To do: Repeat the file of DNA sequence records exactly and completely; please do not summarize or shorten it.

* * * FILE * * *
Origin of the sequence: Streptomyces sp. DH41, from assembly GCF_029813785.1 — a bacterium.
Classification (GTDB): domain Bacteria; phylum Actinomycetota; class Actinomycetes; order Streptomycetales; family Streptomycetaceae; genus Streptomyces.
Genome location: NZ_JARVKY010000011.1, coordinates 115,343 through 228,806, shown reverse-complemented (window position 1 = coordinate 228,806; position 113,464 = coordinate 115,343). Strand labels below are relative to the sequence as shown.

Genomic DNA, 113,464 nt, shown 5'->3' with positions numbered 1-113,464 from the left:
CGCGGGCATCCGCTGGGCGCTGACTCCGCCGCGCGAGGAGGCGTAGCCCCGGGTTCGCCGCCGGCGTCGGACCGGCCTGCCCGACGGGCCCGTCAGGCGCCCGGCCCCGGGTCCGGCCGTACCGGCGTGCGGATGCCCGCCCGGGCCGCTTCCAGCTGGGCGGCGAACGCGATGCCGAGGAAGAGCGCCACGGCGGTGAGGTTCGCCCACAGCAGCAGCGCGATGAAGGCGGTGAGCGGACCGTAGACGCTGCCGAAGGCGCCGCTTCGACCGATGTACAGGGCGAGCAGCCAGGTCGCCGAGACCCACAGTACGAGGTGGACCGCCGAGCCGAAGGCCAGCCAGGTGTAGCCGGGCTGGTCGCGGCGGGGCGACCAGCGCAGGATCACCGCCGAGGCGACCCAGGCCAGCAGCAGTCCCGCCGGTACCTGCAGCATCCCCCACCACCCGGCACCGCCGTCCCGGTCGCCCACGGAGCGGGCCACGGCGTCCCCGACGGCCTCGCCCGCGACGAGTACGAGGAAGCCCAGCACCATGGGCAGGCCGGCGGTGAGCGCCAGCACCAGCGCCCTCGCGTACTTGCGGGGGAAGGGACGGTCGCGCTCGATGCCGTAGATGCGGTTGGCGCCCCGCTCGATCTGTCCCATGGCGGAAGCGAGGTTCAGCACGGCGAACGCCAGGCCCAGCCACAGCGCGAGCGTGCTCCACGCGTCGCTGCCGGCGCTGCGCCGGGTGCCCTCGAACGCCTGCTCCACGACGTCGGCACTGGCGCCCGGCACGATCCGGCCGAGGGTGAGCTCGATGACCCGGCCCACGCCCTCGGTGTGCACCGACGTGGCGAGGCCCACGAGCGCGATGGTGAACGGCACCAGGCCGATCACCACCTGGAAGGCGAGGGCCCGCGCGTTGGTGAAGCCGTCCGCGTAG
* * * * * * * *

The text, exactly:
Origin of the sequence: Streptomyces sp. DH41, from assembly GCF_029813785.1 — a bacterium.
Classification (GTDB): domain Bacteria; phylum Actinomycetota; class Actinomycetes; order Streptomycetales; family Streptomycetaceae; genus Streptomyces.
Genome location: NZ_JARVKY010000011.1, coordinates 115,343 through 228,806, shown reverse-complemented (window position 1 = coordinate 228,806; position 113,464 = coordinate 115,343). Strand labels below are relative to the sequence as shown.

Genomic DNA, 113,464 nt, shown 5'->3' with positions numbered 1-113,464 from the left:
CGCGGGCATCCGCTGGGCGCTGACTCCGCCGCGCGAGGAGGCGTAGCCCCGGGTTCGCCGCCGGCGTCGGACCGGCCTGCCCGACGGGCCCGTCAGGCGCCCGGCCCCGGGTCCGGCCGTACCGGCGTGCGGATGCCCGCCCGGGCCGCTTCCAGCTGGGCGGCGAACGCGATGCCGAGGAAGAGCGCCACGGCGGTGAGGTTCGCCCACAGCAGCAGCGCGATGAAGGCGGTGAGCGGACCGTAGACGCTGCCGAAGGCGCCGCTTCGACCGATGTACAGGGCGAGCAGCCAGGTCGCCGAGACCCACAGTACGAGGTGGACCGCCGAGCCGAAGGCCAGCCAGGTGTAGCCGGGCTGGTCGCGGCGGGGCGACCAGCGCAGGATCACCGCCGAGGCGACCCAGGCCAGCAGCAGTCCCGCCGGTACCTGCAGCATCCCCCACCACCCGGCACCGCCGTCCCGGTCGCCCACGGAGCGGGCCACGGCGTCCCCGACGGCCTCGCCCGCGACGAGTACGAGGAAGCCCAGCACCATGGGCAGGCCGGCGGTGAGCGCCAGCACCAGCGCCCTCGCGTACTTGCGGGGGAAGGGACGGTCGCGCTCGATGCCGTAGATGCGGTTGGCGCCCCGCTCGATCTGTCCCATGGCGGAAGCGAGGTTCAGCACGGCGAACGCCAGGCCCAGCCACAGCGCGAGCGTGCTCCACGCGTCGCTGCCGGCGCTGCGCCGGGTGCCCTCGAACGCCTGCTCCACGACGTCGGCACTGGCGCCCGGCACGATCCGGCCGAGGGTGAGCTCGATGACCCGGCCCACGCCCTCGGTGTGCACCGACGTGGCGAGGCCCACGAGCGCGATGGTGAACGGCACCAGGCCGATCACCACCTGGAAGGCGAGGGCCCGCGCGTTGGTGAAGCCGTCCGCGTAG